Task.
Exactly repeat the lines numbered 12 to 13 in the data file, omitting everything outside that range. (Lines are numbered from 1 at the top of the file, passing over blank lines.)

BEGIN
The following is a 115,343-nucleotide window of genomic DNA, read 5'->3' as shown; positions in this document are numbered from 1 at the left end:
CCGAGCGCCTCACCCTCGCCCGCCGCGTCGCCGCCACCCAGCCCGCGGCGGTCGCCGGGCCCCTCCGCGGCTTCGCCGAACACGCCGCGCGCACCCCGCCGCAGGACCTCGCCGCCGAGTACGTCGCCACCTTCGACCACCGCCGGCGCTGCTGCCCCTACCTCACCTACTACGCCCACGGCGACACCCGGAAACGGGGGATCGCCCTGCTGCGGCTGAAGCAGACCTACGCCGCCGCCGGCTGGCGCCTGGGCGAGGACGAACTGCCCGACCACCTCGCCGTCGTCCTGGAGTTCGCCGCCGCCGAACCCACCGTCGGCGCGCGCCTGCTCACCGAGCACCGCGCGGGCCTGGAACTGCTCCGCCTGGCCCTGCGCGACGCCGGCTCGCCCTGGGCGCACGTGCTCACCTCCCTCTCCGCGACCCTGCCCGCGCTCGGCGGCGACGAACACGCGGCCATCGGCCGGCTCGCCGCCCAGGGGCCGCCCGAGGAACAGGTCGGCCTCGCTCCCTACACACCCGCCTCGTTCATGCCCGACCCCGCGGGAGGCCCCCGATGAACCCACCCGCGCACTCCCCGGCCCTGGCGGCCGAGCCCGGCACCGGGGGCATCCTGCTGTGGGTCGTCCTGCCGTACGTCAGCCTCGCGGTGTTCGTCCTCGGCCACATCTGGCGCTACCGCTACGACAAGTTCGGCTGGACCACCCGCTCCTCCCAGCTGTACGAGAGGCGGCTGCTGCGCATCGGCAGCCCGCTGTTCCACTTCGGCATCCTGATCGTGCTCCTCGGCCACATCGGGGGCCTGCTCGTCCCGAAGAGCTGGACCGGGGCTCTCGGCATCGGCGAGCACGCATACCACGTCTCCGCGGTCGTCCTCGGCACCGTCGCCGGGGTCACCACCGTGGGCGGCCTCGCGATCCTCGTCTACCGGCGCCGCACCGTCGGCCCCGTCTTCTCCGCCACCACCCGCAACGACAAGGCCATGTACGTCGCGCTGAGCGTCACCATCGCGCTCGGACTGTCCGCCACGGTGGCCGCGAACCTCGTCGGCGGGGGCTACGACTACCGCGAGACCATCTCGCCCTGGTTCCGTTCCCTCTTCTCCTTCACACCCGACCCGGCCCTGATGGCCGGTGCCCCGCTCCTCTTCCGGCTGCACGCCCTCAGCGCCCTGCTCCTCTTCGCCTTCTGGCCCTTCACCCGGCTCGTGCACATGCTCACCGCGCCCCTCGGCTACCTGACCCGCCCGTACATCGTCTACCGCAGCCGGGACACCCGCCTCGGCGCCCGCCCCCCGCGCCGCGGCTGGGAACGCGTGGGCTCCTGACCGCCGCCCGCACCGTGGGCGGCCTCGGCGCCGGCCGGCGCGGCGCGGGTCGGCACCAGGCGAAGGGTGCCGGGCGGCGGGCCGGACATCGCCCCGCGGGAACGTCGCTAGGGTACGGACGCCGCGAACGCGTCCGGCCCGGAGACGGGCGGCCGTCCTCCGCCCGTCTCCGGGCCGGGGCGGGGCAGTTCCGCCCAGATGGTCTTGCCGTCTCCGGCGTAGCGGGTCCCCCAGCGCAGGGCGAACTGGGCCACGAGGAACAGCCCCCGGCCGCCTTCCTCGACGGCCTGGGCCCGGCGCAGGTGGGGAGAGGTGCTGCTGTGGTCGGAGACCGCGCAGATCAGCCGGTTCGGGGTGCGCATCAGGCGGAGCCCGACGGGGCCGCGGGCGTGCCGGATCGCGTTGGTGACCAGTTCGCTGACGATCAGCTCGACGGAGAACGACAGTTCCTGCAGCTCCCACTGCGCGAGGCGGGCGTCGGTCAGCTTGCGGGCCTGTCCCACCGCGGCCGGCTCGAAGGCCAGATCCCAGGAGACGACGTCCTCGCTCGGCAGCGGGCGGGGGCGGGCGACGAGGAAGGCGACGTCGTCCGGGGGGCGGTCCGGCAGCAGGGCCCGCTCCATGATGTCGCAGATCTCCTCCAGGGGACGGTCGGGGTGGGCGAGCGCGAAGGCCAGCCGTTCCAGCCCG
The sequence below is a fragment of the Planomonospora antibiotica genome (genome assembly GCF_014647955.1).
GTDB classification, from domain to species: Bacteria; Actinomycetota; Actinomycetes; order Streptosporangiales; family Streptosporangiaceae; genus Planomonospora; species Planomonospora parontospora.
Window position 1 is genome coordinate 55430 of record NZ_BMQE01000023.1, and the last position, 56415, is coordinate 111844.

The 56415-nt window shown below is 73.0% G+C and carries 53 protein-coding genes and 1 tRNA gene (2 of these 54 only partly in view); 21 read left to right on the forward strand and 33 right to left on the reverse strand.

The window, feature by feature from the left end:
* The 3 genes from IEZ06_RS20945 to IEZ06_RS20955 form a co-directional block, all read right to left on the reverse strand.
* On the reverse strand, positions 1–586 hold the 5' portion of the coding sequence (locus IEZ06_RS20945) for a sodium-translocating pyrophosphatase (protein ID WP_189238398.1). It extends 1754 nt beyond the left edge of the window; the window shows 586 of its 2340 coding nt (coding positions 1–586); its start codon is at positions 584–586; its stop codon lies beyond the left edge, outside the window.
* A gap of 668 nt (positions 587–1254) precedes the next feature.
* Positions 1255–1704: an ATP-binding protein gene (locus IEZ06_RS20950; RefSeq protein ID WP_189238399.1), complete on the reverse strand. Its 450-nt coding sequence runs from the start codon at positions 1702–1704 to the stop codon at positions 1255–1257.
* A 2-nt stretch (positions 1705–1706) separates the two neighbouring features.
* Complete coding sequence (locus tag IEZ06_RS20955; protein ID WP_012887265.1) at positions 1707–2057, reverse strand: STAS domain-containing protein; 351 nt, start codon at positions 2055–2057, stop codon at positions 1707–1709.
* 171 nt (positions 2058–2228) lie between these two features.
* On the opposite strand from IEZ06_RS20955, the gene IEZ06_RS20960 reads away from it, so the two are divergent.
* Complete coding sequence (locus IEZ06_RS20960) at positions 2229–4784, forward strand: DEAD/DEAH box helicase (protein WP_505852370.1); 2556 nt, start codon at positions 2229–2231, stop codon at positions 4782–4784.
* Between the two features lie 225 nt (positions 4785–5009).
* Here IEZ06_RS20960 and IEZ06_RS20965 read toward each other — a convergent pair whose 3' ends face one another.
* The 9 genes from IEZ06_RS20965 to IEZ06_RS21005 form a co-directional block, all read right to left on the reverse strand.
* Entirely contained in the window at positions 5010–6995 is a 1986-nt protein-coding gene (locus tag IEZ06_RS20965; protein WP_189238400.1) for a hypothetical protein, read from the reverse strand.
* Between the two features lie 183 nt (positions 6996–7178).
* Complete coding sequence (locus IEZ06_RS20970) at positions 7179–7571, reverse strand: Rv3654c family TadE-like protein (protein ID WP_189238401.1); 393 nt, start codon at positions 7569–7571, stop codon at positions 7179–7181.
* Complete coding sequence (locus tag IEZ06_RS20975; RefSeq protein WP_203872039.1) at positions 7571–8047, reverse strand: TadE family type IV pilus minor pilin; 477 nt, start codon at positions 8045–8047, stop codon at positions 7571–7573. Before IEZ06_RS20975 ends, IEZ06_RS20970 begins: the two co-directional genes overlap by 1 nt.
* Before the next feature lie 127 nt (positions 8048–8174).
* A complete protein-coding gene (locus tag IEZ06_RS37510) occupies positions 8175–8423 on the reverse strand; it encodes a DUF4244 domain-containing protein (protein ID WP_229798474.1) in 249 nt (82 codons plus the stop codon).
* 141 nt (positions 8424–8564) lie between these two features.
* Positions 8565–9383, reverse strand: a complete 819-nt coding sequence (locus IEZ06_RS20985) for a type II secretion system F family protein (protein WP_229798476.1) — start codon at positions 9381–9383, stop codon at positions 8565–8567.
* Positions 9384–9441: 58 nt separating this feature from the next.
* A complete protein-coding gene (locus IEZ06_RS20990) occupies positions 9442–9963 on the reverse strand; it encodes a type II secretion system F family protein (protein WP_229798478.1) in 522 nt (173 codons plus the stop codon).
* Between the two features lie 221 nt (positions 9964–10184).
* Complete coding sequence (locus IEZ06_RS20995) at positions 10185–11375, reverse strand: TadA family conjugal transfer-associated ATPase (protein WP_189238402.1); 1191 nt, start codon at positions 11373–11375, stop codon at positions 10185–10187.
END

* A 2-nt stretch (positions 1705–1706) separates the two neighbouring features.
* Complete coding sequence (locus tag IEZ06_RS20955; protein ID WP_012887265.1) at positions 1707–2057, reverse strand: STAS domain-containing protein; 351 nt, start codon at positions 2055–2057, stop codon at positions 1707–1709.